The following is what farmers consider evidence that animal agriculture is an efficient way to produce nutrients

Evidence #1:

The paper “Contributions of animal agriculture to meeting global human food demand” was published in 1999 and is not available for free. The abstract doesn’t give enough specific information about if animal agriculture is in deed an efficient way to produce nutrients. Since I wasn’t going to buy such an outdated paper, I was searching for the latest publication by the same author named G. Eric Bradford. He was the head of the task force behind the report “Animal Agriculture and Global Food Supply” published also in 1999 by the Council for Agricultural Science and Technology (CAST). The content of this report is surprisingly differentiated but still paints an optimistic picture of animal agriculture and its future in supplying food for a growing population. CAST is supported by a very long list of large corporations like Bayer CropScience, Dow AgroSciences, LLC, Elanco Animal Health, Monsanto, Coca-Cola Company, etc., just to name a few. These companies are invested in animal agriculture and have a lot of influence on the results of any report or study published by CAST. It is safe to say that the report is biased and doesn’t serve as an independent piece of information thus the reader has to remain sceptical towards its findings.

Evidence #2:

The Center of Consumer Freedom was founded by Richard Berman and lobbies on behalf of the meat, fast food, alcohol and tobacco industries. It is quite plausible that published content on their website is highly biased and the reader has to be pessimistic towards it. Please read more about Richard Berman:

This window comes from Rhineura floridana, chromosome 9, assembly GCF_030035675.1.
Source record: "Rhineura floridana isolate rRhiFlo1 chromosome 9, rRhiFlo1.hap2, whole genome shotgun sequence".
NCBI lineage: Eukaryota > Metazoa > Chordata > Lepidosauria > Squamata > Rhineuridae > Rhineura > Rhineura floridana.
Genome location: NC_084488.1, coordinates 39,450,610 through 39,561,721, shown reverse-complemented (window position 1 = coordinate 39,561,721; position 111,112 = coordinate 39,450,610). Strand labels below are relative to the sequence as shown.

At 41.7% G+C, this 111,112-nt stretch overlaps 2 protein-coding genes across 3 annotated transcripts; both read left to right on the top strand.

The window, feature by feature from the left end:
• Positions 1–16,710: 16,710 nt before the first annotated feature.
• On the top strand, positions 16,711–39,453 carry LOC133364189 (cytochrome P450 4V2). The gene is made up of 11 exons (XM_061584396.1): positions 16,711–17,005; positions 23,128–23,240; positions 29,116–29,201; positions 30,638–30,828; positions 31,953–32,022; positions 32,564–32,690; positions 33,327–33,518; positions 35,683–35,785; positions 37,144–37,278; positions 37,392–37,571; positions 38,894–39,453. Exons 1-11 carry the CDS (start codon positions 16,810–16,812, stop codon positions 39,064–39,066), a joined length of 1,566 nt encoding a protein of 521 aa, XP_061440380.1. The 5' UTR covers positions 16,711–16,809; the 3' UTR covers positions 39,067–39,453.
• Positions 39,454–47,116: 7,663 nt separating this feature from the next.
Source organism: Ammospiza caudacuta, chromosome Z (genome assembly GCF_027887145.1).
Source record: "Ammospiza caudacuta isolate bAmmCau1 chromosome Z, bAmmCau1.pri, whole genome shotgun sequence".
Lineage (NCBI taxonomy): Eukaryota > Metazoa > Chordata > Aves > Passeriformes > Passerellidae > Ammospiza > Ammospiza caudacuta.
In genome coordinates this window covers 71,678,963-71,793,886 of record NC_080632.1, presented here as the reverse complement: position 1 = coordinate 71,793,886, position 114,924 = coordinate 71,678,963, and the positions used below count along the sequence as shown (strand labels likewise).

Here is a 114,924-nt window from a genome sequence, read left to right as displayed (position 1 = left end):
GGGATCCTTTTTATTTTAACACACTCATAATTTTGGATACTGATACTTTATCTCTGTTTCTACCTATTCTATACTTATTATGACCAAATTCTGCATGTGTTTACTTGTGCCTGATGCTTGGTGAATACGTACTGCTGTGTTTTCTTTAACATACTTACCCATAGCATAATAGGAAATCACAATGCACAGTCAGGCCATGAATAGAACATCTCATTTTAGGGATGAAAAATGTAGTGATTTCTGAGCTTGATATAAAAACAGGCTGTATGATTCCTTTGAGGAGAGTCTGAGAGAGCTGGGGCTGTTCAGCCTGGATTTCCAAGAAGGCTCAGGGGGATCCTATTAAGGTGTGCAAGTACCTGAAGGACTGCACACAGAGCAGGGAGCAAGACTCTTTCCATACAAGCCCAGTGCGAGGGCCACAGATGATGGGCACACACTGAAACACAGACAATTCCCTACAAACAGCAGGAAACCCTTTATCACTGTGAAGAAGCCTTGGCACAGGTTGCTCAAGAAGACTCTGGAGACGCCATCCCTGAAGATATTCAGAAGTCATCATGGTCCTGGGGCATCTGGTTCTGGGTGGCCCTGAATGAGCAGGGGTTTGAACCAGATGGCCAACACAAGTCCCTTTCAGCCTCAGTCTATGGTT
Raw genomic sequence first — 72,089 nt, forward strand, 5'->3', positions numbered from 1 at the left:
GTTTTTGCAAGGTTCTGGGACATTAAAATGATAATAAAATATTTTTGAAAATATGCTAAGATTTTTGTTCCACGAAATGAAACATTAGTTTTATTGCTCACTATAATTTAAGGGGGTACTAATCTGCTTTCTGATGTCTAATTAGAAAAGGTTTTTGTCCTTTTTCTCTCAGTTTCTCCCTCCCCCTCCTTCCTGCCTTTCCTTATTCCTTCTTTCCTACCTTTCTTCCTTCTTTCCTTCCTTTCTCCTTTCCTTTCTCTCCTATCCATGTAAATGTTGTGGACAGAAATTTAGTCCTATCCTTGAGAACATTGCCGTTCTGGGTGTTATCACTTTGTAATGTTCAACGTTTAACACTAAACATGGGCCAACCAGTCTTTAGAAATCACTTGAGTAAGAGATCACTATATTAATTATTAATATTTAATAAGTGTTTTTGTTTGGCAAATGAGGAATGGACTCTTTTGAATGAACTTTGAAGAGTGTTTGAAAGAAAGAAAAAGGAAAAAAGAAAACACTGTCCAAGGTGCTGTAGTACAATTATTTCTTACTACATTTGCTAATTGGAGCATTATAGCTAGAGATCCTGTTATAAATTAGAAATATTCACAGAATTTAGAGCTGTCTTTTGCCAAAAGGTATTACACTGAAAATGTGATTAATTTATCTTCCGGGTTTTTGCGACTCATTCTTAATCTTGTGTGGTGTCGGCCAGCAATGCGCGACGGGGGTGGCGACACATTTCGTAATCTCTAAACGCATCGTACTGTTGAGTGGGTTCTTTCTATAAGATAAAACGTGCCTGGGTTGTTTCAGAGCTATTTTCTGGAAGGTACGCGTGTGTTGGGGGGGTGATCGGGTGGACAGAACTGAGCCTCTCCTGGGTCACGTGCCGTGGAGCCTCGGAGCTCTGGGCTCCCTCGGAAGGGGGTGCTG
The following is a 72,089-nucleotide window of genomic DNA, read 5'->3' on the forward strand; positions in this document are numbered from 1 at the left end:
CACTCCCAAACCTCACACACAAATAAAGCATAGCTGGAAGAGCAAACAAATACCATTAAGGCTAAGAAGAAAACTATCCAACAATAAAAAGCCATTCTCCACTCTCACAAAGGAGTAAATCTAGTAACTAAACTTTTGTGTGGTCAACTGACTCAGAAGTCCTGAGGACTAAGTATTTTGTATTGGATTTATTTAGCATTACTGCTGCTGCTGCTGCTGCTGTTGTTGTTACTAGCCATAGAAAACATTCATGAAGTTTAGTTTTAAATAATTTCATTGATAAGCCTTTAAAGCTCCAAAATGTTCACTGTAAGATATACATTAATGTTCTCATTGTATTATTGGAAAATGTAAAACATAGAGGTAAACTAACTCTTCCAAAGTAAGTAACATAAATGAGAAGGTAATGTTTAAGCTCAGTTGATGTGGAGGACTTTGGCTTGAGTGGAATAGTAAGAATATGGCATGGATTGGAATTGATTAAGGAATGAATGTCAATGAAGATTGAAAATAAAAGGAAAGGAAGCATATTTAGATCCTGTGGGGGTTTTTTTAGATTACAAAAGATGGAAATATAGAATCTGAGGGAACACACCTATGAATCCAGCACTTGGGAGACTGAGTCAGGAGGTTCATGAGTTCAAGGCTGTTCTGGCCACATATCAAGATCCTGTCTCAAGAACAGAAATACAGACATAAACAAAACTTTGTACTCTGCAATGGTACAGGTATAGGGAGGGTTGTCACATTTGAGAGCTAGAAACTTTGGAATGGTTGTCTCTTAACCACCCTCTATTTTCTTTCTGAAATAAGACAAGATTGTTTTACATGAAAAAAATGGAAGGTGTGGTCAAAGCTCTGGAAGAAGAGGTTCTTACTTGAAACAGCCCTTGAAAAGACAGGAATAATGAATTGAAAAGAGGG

Evidence #3:

This article clearly confuses efficiency with productivity. In the US meat production is much more inefficient compared to other countries but the productivity may by higher. That’s because a large portion of crop land is used to produce feed for livestock, which is a highly inefficient way to produce nutrients due to energy conversion rates. This means that grains could be eaten by humans directly. (What is Efficient Agriculture? )

Evidence #4:

This article was written by Eric Garza, he holds a PhD in Natural Resources from the University of Vermont. He has no training in nutrition whatsoever but offers opinions about healthy eating and the reader is just supposed to take his word for it. His findings in this article are not very surprising because they have to support the general teachings of the Weston A. Price Foundation (WAPF) with which Mr. Garza is affiliated. Garza concludes that pasture-raised beef doesn’t necessarily use more energy than fruit and vegetable production and bases his results on data from the United States Department of Agriculture. This however is very vague, doesn’t represent an average energy input per calorie output and says nothing about the true efficiency of nutrients derived from animals vs. plants. Please read the following about WAPF:

Evidence #5:

This article actually doesn’t support the assumption that animal agriculture is an efficient way to produce nutrients:

“…If you want to eat a diet that’s maximally efficient in terms of energy transfer all the way from light up to calories in your food, that is going to be a vegetarian diet…”

I don’t quite understand why this article was presented as an example to support their claim.

Please read the following articles and studies that show, that animal agriculture is not an efficient way to feed the world:


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